FINAL TOUR UPDATE
This is the final tour update from the Maccabi Games. I have also included a pillow stacking technique.
For those that missed it, I wrote a rather lengthy essay on how rugby has affected my life and what it means to me. I followed up with a mid season update toward the twilight of the season with Santa Monica.
This is a short video update from Israel. The same details are listed below.
The tour has been amazing!
We had an incredible precamp and the team really came together.
At day 5 touring started and we visited the old city of Jerusalem, Masada, a beduin dinner in the desert, Yad Vashem, and many other historical sites.
After most of the tour started, the 7s tournament took place and the US team played like champions. We won a coat hanger of a game in the final against a very strong Israeli side to bring home gold.
The opening ceremony was incredible as over 70 countries walked into the stadium in Jerusalem to a sold out crowd of 35,000. The night saw speeches from the President, dignitaries, music, and dancing from artists all over the world. I was honored and ever grateful that my parents were able to experience it with me. Truly an amazing evening.
Our first 15s game was against Canada and in absolutely shocking fashion, I broke my leg 30 minutes into the first half. To say I was disappointed would be a gross understatement. I spent a couple days in the hospital before getting surgery and then spent another week in recovery as the surgery was quite complex. The pain has worn off for the most part and now I have been able to see a brighter side of the injury. By not being able to play, I have been given ample time alone to think about my career as a rugby player, how the transition to other roles associated with rugby might look, and a general state of my being that is afforded only when spending hours upon hours alone.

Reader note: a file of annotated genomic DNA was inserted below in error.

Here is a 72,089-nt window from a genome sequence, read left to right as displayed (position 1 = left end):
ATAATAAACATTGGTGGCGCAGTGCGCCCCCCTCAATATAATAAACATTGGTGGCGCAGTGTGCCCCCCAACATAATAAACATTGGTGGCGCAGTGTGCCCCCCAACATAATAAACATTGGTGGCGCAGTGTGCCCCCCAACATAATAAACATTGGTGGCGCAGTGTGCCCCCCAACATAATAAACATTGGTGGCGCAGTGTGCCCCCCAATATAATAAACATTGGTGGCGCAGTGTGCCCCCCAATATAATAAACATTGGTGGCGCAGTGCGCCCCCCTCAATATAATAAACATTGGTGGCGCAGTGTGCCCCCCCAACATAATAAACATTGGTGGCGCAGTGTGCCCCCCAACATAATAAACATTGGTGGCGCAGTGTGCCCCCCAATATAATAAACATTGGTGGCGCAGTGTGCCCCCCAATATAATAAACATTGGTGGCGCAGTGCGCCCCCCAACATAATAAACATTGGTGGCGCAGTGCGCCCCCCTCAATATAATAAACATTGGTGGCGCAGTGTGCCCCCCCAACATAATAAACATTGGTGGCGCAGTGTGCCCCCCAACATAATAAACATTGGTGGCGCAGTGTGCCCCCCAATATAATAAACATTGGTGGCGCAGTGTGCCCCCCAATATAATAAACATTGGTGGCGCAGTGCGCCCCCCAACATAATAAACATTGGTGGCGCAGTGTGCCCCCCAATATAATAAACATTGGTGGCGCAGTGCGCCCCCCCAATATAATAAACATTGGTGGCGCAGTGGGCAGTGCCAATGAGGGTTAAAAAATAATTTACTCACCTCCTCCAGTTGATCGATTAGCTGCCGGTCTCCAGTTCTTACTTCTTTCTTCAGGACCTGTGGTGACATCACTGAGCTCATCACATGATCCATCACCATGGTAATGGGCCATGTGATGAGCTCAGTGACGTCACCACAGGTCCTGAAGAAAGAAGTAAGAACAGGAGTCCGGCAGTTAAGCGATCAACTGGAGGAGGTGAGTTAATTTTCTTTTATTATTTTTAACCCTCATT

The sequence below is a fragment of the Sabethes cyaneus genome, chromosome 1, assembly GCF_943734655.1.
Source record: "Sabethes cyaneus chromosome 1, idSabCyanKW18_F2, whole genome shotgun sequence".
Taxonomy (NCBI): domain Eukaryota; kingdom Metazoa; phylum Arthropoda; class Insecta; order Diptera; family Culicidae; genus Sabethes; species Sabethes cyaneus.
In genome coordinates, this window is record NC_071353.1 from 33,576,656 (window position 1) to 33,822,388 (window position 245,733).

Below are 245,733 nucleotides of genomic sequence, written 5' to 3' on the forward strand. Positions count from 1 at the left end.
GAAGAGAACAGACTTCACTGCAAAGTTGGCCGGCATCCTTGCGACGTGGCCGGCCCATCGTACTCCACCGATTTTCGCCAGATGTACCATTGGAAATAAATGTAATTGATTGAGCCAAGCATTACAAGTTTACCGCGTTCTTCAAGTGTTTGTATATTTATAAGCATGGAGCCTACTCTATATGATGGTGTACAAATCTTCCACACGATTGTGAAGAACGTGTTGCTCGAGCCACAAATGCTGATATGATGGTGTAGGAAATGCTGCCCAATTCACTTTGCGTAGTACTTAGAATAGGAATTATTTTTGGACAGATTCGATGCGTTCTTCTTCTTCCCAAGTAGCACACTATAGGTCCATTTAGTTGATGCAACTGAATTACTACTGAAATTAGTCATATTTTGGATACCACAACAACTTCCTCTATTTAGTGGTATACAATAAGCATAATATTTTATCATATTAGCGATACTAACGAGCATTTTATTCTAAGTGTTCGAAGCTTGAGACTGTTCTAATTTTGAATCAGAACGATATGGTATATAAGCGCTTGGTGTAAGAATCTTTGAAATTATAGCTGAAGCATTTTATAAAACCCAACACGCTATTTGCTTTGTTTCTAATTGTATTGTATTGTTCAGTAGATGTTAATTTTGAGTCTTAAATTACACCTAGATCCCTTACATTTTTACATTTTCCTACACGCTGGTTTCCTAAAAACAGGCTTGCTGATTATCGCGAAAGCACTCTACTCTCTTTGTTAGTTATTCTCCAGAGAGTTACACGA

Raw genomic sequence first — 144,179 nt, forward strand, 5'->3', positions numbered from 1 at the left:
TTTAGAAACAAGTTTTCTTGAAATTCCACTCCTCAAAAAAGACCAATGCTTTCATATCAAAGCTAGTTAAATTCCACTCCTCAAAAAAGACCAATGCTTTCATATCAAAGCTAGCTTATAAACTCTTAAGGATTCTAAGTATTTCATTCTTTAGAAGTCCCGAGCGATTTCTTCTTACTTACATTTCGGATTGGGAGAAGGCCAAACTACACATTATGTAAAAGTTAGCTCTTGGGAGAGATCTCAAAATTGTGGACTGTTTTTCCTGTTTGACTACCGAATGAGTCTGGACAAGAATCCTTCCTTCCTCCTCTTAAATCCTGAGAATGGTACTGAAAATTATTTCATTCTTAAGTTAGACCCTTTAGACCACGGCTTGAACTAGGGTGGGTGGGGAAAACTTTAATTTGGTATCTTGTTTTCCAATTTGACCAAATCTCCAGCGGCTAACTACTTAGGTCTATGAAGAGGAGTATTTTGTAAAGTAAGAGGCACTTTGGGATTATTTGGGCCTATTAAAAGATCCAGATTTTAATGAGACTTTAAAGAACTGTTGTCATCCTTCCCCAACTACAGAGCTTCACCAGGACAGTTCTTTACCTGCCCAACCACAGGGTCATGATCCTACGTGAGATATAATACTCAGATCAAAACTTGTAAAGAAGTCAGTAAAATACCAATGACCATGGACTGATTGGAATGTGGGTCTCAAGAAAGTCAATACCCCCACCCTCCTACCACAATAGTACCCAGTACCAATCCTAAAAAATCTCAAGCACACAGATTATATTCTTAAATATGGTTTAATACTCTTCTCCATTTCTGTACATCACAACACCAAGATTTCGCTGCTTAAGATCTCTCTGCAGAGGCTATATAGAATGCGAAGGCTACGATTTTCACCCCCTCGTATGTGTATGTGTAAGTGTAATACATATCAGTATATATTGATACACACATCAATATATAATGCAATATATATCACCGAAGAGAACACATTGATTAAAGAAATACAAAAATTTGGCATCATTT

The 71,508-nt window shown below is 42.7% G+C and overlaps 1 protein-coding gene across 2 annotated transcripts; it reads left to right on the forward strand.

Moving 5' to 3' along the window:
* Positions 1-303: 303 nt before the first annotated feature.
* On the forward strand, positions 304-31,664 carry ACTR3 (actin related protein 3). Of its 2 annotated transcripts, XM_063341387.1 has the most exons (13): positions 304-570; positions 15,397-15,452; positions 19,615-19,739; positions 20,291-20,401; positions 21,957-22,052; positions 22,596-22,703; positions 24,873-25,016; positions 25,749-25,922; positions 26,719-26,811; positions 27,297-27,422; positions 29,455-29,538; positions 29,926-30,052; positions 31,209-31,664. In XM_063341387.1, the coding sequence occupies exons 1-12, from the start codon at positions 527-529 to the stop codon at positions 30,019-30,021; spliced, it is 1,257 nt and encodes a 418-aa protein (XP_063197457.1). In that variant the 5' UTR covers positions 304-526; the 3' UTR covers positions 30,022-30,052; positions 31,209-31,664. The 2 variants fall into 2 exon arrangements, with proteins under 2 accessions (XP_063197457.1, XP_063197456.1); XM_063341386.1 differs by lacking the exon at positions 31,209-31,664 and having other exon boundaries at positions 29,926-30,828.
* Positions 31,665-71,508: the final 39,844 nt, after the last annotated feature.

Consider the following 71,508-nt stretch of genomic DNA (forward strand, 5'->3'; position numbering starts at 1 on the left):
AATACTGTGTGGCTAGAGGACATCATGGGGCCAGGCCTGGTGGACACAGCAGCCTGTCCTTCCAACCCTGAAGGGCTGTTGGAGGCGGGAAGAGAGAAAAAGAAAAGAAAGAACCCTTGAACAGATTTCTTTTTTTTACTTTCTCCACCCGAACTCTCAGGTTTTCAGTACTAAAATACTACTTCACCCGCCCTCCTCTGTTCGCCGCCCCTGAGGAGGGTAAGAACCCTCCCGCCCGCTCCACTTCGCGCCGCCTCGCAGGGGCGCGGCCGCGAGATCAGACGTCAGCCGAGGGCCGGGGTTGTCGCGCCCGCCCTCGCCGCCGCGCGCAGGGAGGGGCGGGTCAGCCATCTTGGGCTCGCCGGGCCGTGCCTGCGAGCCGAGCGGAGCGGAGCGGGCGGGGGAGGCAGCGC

To me, rugby is a great metaphor for life. Much of what is executed and learned on the pitch can and should be applied to life. In that spirit, while the hand I was dealt was poor relative to the next guy, I feel as though it has been a lesson in patience and acceptance. If given a chance to do it again, I might not have broken my leg, but I certainly would not change the men that make up this team or the experiences that have highlighted this tour.
The next game was against Great Britain. We were beating them in every phase of play and at 60 minutes subbed out most starters. The luck then swung toward the opponents as they ended the game ahead. The outcome did not affect the playoff matrix, as we both had playoff berths. Only ego and pride were at stake and the Brits came out on top.
The first game of the playoffs saw a physical test with the Australians, the defending gold medal team from 2009. The game had flurries of champaign rugby, muddled with yellow cards, dropped balls, and general mayhem between the uprights. A hat tip goes to the Aussies who came out ahead and will compete for the Gold medal against Israel in the finals. Israel handily defeated the Brits to send the centuries old grudge match back to the pitch for a second round. The bronze will be contested between the US and the Brits just prior to the finals.
All in all, it has been an amazing tour and I have been fortunate to make what will likely be life long friends with many of my teammates and staff. It might not be on the field, but I’ll return to the Maccabiah again.
ps – In the boredom of spending nearly two weeks in a hospital and then my hotel room, I tested and identified the optimal pillow stacking technique to support a broken leg.